In all seriousness, we'll probably see games begin to deprecate DirectX 11 once DirectX 12 (or Vulkan) becomes ubiquitous. These new APIs significantly change how content is designed and submit to GPU(s), and do so in ways that seem difficult to scale back. Granted, I've talked to game developers and I've yet to have my suspicions validated, but it seems like the real benefit of the APIs will be when art and content can be created differently -- more objects, simpler objects, potentially splitting materials that are modified into separate instances, and so forth.

Quantum Break will come out on April 5th, along with a few other DX12-based titles.

Source: PC Gamer

All of your manuscripts will be illuminated with the SteelSeries Apex M800 Mechanical Gaming Keyboard

Subject: General Tech | February 17, 2016 - 09:40 PM |
Tagged: input, steelseries, Apex M800, mechanical keyboard

The Steelseries Apex M800 uses their own QS1 mechnical switches, designed by Kailh and similar in feel to a Cherry MX Red switch.  It uses seperate processors for input and lighting, which allows you to get very creative when using the SteelSeries Engine 3 to program effects. It is also capable of recording macros on the fly, which you can then edit from within the software if you so desire.  Some users will also like the two USB 2.0 ports present on the keyboard, perhaps not for data transfer but handy for charging your phone or if you have USB powered toys on your desk.  Check out the full review including a video of the lighting effects over at Techgage.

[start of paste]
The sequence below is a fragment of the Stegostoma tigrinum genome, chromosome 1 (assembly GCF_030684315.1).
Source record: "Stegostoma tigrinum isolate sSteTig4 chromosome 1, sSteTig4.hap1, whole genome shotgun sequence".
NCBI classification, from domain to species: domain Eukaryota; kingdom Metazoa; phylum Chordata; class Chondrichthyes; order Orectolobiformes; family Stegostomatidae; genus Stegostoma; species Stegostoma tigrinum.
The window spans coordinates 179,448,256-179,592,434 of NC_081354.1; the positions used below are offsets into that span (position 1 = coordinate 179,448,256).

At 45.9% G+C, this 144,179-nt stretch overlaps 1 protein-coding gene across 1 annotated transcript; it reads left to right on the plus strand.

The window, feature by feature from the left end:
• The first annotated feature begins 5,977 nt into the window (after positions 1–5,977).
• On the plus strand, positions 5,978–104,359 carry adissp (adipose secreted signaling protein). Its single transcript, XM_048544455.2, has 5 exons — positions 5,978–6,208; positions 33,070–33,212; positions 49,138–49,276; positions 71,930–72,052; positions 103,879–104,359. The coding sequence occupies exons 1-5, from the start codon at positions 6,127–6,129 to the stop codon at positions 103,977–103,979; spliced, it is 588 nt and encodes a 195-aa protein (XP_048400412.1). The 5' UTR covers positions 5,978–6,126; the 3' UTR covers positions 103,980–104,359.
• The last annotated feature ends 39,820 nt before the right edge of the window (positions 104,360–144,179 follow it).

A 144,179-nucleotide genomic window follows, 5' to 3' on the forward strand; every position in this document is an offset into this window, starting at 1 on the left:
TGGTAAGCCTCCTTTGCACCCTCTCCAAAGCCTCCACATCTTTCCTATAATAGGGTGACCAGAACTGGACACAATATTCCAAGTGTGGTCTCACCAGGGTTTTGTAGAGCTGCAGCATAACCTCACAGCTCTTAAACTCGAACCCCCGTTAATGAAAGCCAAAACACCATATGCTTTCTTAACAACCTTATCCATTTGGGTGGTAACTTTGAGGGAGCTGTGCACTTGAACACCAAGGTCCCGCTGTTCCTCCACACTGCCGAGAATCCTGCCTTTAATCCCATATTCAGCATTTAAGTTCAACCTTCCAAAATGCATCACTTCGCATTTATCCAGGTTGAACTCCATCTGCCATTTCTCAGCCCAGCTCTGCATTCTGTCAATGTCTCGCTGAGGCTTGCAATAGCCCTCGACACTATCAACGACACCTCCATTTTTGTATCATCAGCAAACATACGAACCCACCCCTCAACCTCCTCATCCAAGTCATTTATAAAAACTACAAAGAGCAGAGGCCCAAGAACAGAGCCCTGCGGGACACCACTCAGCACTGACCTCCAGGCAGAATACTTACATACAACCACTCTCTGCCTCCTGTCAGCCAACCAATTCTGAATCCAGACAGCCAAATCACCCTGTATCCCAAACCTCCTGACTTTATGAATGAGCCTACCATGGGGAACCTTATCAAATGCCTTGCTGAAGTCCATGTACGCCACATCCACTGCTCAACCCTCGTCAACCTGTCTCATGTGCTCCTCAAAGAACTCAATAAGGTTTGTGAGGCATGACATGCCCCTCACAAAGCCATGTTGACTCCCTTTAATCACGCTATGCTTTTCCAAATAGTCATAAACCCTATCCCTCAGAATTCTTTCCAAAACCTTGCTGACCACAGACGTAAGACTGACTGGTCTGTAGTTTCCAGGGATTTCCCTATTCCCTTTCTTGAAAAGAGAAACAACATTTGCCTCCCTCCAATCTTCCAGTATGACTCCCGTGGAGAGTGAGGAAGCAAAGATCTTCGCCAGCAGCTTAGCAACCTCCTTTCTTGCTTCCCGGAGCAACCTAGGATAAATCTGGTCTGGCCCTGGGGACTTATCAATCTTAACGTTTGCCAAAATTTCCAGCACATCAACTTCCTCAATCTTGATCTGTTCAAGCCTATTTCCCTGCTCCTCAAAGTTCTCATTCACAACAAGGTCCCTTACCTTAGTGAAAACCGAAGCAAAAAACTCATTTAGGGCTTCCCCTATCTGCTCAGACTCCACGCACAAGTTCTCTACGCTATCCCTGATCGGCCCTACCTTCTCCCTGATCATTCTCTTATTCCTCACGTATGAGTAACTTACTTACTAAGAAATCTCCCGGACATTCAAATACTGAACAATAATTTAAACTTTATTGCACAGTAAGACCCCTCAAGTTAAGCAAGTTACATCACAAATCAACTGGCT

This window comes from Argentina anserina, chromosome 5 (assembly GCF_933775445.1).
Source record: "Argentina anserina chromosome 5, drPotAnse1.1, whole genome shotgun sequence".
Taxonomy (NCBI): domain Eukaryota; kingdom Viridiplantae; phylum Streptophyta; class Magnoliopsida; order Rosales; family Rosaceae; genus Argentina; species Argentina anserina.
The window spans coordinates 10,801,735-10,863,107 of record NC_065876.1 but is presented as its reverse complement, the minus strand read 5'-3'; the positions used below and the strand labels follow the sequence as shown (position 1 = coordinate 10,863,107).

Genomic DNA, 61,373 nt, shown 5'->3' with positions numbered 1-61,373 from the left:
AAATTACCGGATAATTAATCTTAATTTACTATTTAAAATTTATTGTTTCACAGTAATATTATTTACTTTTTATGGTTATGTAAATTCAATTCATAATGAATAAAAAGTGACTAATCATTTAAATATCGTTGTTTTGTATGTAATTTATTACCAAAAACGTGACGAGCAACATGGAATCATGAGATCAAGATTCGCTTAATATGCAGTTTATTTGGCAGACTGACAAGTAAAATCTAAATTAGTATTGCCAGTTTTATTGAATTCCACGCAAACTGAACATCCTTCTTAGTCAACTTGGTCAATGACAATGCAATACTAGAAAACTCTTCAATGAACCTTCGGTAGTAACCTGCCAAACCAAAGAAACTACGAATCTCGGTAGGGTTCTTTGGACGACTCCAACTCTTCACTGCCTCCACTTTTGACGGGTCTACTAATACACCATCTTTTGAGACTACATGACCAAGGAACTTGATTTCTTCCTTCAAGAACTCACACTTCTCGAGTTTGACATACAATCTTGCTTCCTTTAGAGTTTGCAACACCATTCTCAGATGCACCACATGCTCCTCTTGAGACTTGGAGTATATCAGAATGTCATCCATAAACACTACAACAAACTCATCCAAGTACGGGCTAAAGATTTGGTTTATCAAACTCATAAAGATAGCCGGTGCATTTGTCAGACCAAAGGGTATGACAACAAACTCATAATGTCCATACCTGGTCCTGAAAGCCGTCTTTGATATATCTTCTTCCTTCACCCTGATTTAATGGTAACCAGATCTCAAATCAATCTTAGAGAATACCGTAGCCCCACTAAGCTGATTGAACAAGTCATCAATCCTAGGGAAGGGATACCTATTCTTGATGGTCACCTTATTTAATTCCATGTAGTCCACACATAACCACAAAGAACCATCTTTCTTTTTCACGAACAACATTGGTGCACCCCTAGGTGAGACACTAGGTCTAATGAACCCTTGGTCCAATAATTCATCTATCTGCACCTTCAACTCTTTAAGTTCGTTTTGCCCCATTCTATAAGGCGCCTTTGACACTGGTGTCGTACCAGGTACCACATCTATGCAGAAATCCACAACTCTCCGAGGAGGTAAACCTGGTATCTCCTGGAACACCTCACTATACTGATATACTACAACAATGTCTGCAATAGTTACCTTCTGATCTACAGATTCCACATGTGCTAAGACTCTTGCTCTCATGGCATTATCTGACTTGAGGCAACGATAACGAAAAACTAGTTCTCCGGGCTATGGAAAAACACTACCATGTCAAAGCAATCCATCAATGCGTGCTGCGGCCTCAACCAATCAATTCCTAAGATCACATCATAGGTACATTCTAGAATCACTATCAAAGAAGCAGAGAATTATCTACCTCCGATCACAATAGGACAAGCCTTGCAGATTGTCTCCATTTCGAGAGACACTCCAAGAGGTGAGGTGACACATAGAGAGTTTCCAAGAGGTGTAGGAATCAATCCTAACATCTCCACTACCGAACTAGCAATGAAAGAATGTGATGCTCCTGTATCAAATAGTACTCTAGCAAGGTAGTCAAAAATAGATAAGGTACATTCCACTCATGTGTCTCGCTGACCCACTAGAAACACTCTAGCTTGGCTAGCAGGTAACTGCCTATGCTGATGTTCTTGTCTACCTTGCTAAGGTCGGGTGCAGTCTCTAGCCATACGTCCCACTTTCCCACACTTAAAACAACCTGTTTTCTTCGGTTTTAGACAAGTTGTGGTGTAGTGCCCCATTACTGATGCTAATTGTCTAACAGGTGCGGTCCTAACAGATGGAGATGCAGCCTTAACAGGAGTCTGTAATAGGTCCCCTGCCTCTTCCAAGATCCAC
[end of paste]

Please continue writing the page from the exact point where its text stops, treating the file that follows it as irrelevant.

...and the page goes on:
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"SteelSeries has always been a heavy hitter in the world of peripherals. With a slew of highly touted mice, keyboards, and headsets, it looks to take things to the next level with the Apex M800 illuminated gaming keyboard. Does it have another winner on its hands, or are thousands of gamer nerds wrong? Read on to find out."

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Source: Techgage

Lian Li's PC-7N, retro case design with modern features

Subject: Cases and Cooling | February 17, 2016 - 09:03 PM |
Tagged: PC-7N, Lian Li, atx

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The new Lian Li PC-7N will appeal to those who prefer a case exterior with a simple clean design and modern conveniences inside.   The case has four tool-less drive trays for 3.5: or 2.5" drives as well as a pair of tool-less 5.25" trays, which some of us still like to have.  The case is 210x473x500mm (8.3x18.6x19.7") and can support CPU heatsinks up to 170mm as well as GPUs of up to 370mm (14.6") if you do not populate all the drive bays, 250mm (9.8") if you do.

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It can support a pair of 120mm fans in the front and a single one in the rear, or a radiator of 120x240x60mm in the front if you prefer watercooling.  The power and reset buttons are located on the top of the case, next to a pair of USB 3.0 ports and audio jacks which are protected by a hinged cover to help keep gunge out of your ports. You will be able to pick it up by the end of this month for around $100

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The full PR is below.

Source: Lian Li

More Tomb Raiding and a new bundle from NVIDIA

Subject: General Tech | February 17, 2016 - 06:47 PM |
Tagged: gaming, tomb raider, nvidia, bundle, the division